Can Nonalcoholic Beer Save Big Brewers?

Can Nonalcoholic Beer Save Big Brewers?

An unlikely star of the brand-name beer industry is beer that doesn't give you a buzz.

Beer giants have been contending in recent years with saturation in what are traditionally their biggest markets -- the U.S. and Western Europe -- as drinkers turn increasingly to craft brews and boozier spirits. With options for growth limited to buying craft breweries or creating new craft-like brews, big-name beer makers are looking to corner the market on drinks that have little or no alcohol.

"We have seen an upside from nonalcoholic," Heineken CEO Jean-François van Boxmeer told The Huffington Post. "That's been a source of growth for our business."

Non- and low-alcoholic beers have been around for decades, but they're often thought of as being the less tasty and edgy cousins of the boozy stuff. But as beer companies look to stave off decline, they hope to capitalize on a growing interest in the less buzzy varieties by launching new non- and low-alcoholic beers to woo customers searching for that beer taste after working out, during a professional event or as an alternative to soda.

The world's third-largest brewer, Heineken is currently piloting a new brand, Maxx, an all-natural version of its nonalcoholic beer, in five markets. In 2013, the company launched its first radler, a drink that's 60 percent lemonade, 40 percent beer and has either 2.0 percent alcohol by volume or zero percent alcohol by volume. The company has expanded its radler line to 41 markets and several different brands, and it's had some success so far.

Revenue from Heineken's "innovation" category, a sector that includes low- and nonalcoholic beverages like radlers, as well as experimental drinks like a tequila-infused beer, grew 7.7 percent last year, outpacing the 3.3 percent growth in revenue for the company overall.

European beer makers Anheuser-Busch InBev, the world's biggest brewer, and Carlsberg, another industry leader, have been pushing non-alcoholic varieties of their own in Europe for a few years, to the Wall Street Journal.

"In the rich and developed world you see a consumer trend going toward more specific offerings and away from big-ticket brands," van Boxmeer said. "People are in the discovery mode. They want to be surprised, and they want to be excited by discovering new things."

The worldwide beer market was a $282.8 billion industry in 2013. But by 2018 it's expected to shrink 3.5 percent in North America and more than 4 percent in Europe, according to market research firm Euromonitor International. Young people are leading this trend in the U.S.: In a 2013 Gallup survey, just 41 percent of 18- to 29-year-olds said they preferred beer over wine and liquor, compared to 71 percent of young adults in the early 1990s.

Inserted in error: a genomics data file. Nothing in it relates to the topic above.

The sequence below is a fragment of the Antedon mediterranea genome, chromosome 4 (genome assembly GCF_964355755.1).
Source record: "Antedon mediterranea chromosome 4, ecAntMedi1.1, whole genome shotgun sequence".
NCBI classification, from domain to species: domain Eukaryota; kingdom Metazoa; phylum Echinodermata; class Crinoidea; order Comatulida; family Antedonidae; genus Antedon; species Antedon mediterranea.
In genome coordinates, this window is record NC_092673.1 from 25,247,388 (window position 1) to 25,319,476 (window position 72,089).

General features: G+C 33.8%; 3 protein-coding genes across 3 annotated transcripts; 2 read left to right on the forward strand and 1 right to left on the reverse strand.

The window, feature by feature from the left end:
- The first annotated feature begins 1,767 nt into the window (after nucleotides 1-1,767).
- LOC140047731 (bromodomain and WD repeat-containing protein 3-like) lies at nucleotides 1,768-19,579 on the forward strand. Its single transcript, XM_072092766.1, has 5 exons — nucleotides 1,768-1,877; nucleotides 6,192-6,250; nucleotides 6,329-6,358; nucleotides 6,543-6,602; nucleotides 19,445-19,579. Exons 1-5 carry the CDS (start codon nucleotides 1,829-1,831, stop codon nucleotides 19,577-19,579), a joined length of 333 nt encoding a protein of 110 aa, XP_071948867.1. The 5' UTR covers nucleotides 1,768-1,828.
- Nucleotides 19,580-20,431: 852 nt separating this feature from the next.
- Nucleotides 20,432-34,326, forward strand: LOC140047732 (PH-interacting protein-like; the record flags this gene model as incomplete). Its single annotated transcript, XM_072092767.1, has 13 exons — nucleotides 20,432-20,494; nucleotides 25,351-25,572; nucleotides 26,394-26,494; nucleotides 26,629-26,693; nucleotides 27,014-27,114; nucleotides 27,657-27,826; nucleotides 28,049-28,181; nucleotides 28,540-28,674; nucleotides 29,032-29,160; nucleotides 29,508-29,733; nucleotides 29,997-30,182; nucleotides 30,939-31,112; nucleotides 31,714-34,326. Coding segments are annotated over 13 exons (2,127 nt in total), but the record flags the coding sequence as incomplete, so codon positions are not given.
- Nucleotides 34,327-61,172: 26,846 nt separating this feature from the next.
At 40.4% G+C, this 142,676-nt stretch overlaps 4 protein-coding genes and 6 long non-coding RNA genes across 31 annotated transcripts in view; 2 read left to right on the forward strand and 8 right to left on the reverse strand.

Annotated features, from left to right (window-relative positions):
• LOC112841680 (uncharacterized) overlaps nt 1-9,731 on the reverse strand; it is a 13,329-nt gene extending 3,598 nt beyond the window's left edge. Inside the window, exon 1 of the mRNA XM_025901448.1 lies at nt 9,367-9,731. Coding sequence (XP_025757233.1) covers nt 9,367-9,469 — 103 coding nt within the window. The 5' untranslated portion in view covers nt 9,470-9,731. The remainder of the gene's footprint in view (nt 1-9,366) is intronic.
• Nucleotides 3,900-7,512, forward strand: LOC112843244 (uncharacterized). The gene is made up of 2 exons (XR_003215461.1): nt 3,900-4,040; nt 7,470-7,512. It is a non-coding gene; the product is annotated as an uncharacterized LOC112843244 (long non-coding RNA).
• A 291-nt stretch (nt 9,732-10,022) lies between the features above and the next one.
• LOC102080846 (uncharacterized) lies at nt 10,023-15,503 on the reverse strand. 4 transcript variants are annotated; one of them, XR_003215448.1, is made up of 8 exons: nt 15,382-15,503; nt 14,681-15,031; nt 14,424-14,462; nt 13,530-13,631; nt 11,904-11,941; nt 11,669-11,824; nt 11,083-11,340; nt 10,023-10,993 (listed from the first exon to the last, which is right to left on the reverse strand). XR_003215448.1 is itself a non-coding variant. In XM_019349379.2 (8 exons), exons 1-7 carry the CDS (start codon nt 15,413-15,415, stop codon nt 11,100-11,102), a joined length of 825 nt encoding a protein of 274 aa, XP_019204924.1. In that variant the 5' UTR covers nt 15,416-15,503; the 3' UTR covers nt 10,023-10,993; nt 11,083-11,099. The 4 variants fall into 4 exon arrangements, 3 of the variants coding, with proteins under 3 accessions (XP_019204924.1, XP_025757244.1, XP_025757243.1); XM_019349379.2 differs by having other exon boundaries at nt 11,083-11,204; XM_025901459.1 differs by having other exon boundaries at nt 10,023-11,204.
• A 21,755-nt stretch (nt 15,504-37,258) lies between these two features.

"Basically it's a disaster," Spiros Malandrakis, a senior alcoholic drinks analyst at Euromonitor, said of the upheaval.

At the same time, interest in non- and low-alcohol beers has been growing worldwide. Sales in this niche market increased from $3.36 billion in 2008 to nearly $5 billion in 2013, and they're projected to grow to $6.5 billion by 2018, per Euromonitor.

Worldwide sales of low- and nonalcoholic beer in billions of U.S. dollars, according to Euromonitor.

These beverages are particularly popular in religious Muslim countries, where drinking is frowned upon in social settings. In Iran, for example, "nonalcoholic beer is growing like there's no tomorrow," Malandrakis said.

Still, there's a lot of convincing to do in countries with big drinking cultures.

Companies have tweaked their formulas in recent years to improve the taste of nonalcoholic offerings, according to Malandrakis, who added that alcohol-free beer in the 1990s "didn't taste like beer at all."

That reputation has made it difficult to convince North Americans to drink nonalcoholic beer by choice rather than necessity, according to Ted Flemming, the owner of, a Toronto-based online nonalcoholic beer store. Flemming started the site in 2013 after he was diagnosed with Crohn's disease and couldn't drink alcoholic beer anymore. He noted that many of his customers opt out of drinking alcoholic beer for religious or health reasons.

Flemming said he likes the way alcohol-free beers taste, and he acknowledged that they've improved recently. But he said most people haven't caught up yet, probably because they just haven't tried nonalcoholic beers.

"It's going to be a bit of a learning curve for consumers here [in North America]," he told HuffPost. "Once they try something, they're going to be convinced that it's a good-tasting beer."

There's a social "stigma" associated with drinking nonalcoholic beer, according to Tom Roston, a New York-based writer who penned a blog post a few years ago sticking up for nonalcoholic beers. Roston, who drinks alcoholic suds but reaches for alcohol-free options at times that aren't ideal for him to get drunk, told HuffPost it can be awkward when a friend finds a six-pack of O'Doul's in his fridge, or when he brings a nonalcoholic brew to a poker game with friends.

Still, Roston said it can be a perfect drink when he wants the taste of beer but he's feeling sick or needs to keep a clear head. A 1 p.m. work lunch, for example, has been a time when a non-boozy beer "really did hit the spot," he said.

People like Roston are beer companies' best hope for growth of the non- or low-alcoholic beer industry, according to Malandrakis. Still, he cautions against pinning too-high hopes on nonalcoholic beer as a savior.

"Nonalcoholic beer will never become major, and it will never be enough to stem the tides of the receding beer category," he said.

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